In Conversation With Chef Daniel Boulud

Shortly before lunch, Chef Boulud sat down with us to talk about winning awards, his favourite foods, and his guilty pleasures.

Chef Daniel Boulud/ @danielboulud

Chef Daniel Boulud is a Michelin star-winning chef amongst other awards and accolades. He has appeared on several TV shows, written a few books, and opened numerous restaurants worldwide, including db Bistro & Oyster Bar by Daniel Boulud located at the Marina Bay Sands in Singapore. 

We were fortunate to be invited to lunch at db Bistro & Oyster Bar by Daniel Boulud, and to top it all off, we learned that the man himself would be hosting us. Shortly before lunch, Chef Boulud sat down with us to talk about winning awards, his favourite foods, and his guilty pleasures.


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1. Congratulations on being named the best restaurateur in the world last year. How does that make you feel?

It makes me proud of my team and proud of the work we’ve done together. Of course I’m proud to be part of this business, the restaurant business. It was something I was not expecting. I have many accolades from around the world, but I take this all with pride and I make sure to work a little extra harder to maintain it.

2. Now that we’re coming out of the shadow of the pandemic, have you found that you’ve had to make a few adjustments to your menus or do you think people are still going for your best loved classics?

At the beginning (of the pandemic), the menu and the hours weren’t too extensive but we’re slowly returning to pre-pandemic activity and numbers (of guests).

3. Is there any difference between db in Singapore, db in New York, or anywhere else?

Very different. Every restaurant in every city is different. We don’t try to stereotype menus at all; we work menus with the chefs, with the localities.

4. Can you see differences in the consumption styles of different generations, especially Gen Z?

It’s great to have kids of all ages come in to experience our food, but with Gen Z, we cannot follow all their wishes and trends for risk of losing yourself. We don’t create menus for Gen Z but we’re every aware of them; we target our marketing at them. We try to cater and accommodate their lifestyles, but we don’t try to make everything “Instagrammable”.

5. You’ve expressed your love for seafood. Can you tell us your favourite food?


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Crab! It doesn’t matter which country, from Alaska to Malaysia, it’s interesting to see how different cultures get creative with it. Lobster is great, but the way crab tastes—briny, delicate and delicious—is great. Second one is avocado. I eat it often. When I get home late at night and I realised I’ve forgotten to eat, I split myself an avocado, I cut it with some balsamic, some anchovies; I eat it like a fruit. An avocado is very versatile and very light, and there’s nothing better than guacamole and chips, with a good margarita!

6. What do you like about Marina Bay Sands?

It’s Marina Bay Sands Singapore! Today, Singapore would not be able to imagine itself without Marina Bay Sands. What they’ve brought to Singapore, the country is very proud of, and I’m very proud to be a part of Singapore through Marina Bay Sands.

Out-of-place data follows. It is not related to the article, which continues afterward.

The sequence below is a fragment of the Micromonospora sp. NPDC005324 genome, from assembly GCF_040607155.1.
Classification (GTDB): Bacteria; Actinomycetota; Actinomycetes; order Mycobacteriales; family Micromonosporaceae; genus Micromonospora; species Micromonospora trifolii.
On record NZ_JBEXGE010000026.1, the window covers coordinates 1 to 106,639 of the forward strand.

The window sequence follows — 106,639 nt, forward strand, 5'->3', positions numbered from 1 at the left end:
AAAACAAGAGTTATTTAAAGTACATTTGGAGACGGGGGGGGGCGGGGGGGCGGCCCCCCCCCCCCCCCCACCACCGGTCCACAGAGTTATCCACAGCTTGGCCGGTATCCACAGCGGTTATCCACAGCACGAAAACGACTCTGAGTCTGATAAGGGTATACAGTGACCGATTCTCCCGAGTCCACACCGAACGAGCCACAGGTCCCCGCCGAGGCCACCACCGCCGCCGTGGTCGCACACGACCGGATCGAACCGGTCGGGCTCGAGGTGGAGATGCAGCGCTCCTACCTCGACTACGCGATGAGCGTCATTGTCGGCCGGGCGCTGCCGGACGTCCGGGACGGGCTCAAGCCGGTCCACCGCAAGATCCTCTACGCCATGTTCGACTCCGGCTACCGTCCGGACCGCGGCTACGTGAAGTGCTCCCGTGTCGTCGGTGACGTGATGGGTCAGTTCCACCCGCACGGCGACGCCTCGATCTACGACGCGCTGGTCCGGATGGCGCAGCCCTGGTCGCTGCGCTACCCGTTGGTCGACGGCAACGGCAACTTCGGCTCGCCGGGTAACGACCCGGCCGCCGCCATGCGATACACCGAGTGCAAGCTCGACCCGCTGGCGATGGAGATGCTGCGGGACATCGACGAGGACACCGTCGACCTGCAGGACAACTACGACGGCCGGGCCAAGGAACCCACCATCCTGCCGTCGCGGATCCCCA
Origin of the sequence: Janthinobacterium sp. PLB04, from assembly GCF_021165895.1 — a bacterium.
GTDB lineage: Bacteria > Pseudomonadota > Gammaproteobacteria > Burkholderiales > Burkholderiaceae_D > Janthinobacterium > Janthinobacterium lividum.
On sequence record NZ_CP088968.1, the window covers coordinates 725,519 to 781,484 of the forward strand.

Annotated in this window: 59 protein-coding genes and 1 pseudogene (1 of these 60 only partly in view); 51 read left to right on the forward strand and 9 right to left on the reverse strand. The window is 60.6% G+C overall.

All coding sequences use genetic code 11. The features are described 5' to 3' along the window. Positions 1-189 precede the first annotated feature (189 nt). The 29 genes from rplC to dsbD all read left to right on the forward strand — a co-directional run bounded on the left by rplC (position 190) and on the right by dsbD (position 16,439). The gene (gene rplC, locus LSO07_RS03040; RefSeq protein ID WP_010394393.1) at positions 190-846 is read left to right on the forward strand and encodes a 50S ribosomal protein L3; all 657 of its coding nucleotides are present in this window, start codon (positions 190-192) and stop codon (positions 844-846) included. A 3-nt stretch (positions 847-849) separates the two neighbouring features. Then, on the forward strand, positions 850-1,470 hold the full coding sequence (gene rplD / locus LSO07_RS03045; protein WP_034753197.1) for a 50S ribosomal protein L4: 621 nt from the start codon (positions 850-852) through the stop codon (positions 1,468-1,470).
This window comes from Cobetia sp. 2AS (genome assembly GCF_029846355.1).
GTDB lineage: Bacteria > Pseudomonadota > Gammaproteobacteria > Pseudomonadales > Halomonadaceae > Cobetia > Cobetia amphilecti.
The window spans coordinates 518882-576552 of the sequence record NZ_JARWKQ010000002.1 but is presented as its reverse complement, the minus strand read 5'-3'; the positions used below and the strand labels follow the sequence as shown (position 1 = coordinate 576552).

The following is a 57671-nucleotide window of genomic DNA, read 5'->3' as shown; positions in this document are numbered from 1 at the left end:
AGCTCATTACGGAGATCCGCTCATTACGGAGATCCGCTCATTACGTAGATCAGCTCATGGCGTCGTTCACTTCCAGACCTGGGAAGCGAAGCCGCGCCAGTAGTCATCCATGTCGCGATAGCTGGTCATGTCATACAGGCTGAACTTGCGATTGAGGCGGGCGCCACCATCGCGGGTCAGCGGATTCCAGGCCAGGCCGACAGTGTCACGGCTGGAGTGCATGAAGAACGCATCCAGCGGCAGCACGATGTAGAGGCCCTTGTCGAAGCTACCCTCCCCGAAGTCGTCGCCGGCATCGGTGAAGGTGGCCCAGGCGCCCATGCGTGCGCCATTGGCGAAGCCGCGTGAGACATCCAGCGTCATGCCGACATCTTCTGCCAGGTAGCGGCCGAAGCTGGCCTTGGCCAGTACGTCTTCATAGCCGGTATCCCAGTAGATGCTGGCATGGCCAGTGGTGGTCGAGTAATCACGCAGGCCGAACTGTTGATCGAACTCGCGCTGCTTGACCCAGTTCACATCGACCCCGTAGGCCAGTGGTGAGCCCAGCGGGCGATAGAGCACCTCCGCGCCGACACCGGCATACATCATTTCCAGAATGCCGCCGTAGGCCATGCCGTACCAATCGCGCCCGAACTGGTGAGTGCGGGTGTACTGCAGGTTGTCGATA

7. What is your favourite item on the menu here in db Marina Bay Sands?

For the long time it’s been the db burger. But the seafood platter is also exceptional, and the soup! We take pleasure in making healthy, good soup. I love soup, and there’s always a soup on my menu. Our burger is world-famous though.

8. Are we going to be tasting the burger today?

No, but you are going to taste the oysters Vanderbilt, which is a new dish we created in New York. It’s named after the man who built Grand Central Station, and the oyster bar there but he never had an oyster named after him. Rockefeller had his oyster, but not Vanderbilt so we created an oyster Vanderbilt.

9. Speaking of oysters, what goes into your selection of oysters?

Taste is important, and the flesh or the body. The depth (of water) makes for better body. The most important is the trust we have with the suppliers and farmers. For example, in California we work directly with the farmers, but in Maine we work with suppliers. Sometimes the suppliers send us samples if there is a new oyster in the market. I prefer the Atlantic oysters, not the ones from Louisiana or the Gulf of Mexico because they get very big. But I like the French oysters, and the Scottish ones. Vancouver gets a lot of good oysters too.

10. Can we expect more restaurants from you in this region? Maybe in Malaysia?

Hopefully, yes! We’re talking with a hotel group in Kuala Lumpur, but we’ve not finalised anything.

11. What are you proudest of?


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Next year we are celebrating 30 years at Daniel (Chef Boulud’s flagship restaurant in New York). If I had come from a family with money I’d probably have been celebrating 40 years but it feels good to be celebrating 30 (laughs). Another thing I’m proud of is the amount of chefs I’ve trained. And also people in the front and the back of the house. It’s a huge family.

12. Can you imagine doing anything else? If you weren’t a chef, what would you be doing?

I don’t know. It’s never occurred to me. There’s never been a dull moment; there has been challenging times and frustrating times but it’s all been worth it.

13. Do you have any guilty pleasures?

I’m bad—I’ll eat a bag of gummy bears by myself!


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